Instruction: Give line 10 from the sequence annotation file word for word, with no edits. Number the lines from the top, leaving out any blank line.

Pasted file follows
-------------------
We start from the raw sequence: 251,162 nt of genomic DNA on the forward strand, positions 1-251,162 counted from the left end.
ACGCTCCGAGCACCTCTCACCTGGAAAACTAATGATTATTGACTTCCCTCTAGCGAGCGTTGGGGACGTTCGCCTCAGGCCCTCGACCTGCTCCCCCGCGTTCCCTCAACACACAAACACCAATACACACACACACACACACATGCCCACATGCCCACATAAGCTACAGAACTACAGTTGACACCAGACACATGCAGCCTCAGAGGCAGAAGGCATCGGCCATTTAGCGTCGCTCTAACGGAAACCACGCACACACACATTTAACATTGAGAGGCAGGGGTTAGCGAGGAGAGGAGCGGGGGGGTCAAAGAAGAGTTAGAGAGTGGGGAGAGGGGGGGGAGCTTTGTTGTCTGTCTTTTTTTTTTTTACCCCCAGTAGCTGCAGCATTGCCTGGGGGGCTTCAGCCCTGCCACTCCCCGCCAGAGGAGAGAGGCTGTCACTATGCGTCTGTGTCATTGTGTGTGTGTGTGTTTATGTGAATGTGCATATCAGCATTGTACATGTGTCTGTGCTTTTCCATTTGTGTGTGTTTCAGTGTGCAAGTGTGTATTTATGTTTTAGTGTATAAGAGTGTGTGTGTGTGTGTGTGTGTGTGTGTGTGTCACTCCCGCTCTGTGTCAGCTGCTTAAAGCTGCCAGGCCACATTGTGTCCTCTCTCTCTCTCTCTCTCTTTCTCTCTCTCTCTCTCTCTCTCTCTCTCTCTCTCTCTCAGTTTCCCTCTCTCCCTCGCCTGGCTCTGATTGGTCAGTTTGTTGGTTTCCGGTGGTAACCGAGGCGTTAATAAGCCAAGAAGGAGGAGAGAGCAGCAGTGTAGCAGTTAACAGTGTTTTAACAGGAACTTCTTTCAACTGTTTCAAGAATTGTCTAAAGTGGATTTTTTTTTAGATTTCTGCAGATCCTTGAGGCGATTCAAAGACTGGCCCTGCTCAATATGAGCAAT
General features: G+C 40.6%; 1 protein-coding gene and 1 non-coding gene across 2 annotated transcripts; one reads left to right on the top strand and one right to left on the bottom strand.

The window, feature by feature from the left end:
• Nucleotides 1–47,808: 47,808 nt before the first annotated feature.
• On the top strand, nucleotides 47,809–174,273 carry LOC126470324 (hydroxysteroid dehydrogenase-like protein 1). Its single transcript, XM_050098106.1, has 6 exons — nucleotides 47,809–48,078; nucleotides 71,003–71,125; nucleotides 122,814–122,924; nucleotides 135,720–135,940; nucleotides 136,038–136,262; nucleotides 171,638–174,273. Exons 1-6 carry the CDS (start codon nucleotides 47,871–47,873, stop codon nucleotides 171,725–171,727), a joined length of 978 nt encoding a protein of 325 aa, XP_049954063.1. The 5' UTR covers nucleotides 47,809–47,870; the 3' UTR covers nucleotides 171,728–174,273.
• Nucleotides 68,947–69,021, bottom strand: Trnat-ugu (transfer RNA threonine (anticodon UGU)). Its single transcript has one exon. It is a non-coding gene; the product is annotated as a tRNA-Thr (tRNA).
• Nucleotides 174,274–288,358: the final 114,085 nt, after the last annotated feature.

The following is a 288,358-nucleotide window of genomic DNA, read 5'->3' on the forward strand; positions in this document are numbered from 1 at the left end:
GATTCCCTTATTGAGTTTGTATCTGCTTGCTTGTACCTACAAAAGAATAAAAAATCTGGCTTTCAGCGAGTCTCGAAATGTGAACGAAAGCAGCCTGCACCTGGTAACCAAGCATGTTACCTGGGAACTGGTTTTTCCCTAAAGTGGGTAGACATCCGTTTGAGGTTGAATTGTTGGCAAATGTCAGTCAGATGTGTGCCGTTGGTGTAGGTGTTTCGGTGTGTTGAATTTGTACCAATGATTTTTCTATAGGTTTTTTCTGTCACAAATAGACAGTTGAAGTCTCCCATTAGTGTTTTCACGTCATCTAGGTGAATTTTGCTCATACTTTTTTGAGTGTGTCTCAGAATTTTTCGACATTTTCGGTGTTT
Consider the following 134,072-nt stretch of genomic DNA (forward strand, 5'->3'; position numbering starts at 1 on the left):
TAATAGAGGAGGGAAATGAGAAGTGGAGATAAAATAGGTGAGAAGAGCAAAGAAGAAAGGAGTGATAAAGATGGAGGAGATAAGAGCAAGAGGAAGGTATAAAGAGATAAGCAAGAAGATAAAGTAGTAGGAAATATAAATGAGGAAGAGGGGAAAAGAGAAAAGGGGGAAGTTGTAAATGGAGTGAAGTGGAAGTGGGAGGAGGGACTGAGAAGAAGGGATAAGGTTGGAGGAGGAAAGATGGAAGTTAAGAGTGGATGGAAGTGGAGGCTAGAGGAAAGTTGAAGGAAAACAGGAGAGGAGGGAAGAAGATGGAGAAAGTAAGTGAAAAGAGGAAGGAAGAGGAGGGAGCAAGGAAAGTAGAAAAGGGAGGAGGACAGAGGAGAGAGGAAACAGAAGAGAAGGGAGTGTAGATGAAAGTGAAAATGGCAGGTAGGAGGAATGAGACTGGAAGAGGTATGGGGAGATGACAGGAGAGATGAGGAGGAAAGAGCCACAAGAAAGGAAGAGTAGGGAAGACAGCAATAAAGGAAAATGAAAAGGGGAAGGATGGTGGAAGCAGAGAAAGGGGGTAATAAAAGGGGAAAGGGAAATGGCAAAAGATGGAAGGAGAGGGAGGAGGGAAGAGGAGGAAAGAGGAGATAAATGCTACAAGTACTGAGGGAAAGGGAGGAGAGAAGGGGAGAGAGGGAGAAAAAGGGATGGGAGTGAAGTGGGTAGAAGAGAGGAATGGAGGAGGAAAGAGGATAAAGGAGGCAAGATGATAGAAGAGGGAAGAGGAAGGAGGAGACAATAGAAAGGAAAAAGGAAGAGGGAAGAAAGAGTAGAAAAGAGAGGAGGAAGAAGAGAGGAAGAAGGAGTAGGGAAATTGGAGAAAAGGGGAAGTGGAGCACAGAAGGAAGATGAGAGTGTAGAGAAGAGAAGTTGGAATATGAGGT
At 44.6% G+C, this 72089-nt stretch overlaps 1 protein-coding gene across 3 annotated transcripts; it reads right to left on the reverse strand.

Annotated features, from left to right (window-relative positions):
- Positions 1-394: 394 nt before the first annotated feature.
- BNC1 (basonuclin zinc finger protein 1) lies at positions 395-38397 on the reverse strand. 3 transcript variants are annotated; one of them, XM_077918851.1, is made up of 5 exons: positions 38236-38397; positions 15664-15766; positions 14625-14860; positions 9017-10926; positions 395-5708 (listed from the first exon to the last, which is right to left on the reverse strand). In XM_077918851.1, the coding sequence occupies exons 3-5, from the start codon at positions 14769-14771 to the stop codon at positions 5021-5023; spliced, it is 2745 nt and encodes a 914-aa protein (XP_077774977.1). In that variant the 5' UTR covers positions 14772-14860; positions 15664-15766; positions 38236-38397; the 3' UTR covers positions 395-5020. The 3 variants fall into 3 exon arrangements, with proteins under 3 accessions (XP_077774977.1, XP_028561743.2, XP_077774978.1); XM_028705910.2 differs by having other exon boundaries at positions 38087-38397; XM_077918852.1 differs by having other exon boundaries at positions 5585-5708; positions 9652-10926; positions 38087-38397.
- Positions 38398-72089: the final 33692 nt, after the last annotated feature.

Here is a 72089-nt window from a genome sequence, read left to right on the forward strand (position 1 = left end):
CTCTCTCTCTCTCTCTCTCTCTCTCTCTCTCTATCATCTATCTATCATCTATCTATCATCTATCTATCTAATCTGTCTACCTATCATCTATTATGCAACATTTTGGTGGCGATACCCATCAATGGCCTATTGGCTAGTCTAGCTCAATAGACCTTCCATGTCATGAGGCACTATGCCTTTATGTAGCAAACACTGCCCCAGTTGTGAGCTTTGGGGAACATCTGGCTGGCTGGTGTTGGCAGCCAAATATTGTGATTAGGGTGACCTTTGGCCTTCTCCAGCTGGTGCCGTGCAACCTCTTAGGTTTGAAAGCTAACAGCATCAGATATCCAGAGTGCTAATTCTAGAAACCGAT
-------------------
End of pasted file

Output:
GATTCCCTTATTGAGTTTGTATCTGCTTGCTTGTACCTACAAAAGAATAAAAAATCTGGCTTTCAGCGAGTCTCGAAATGTGAACGAAAGCAGCCTGCACCTGGTAACCAAGCATGTTACCTGGGAACTGGTTTTTCCCTAAAGTGGGTAGACATCCGTTTGAGGTTGAATTGTTGGCAAATGTCAGTCAGATGTGTGCCGTTGGTGTAGGTGTTTCGGTGTGTTGAATTTGTACCAATGATTTTTCTATAGGTTTTTTCTGTCACAAATAGACAGTTGAAGTCTCCCATTAGTGTTTTCACGTCATCTAGGTGAATTTTGCTCATACTTTTTTGAGTGTGTCTCAGAATTTTTCGACATTTTCGGTGTTT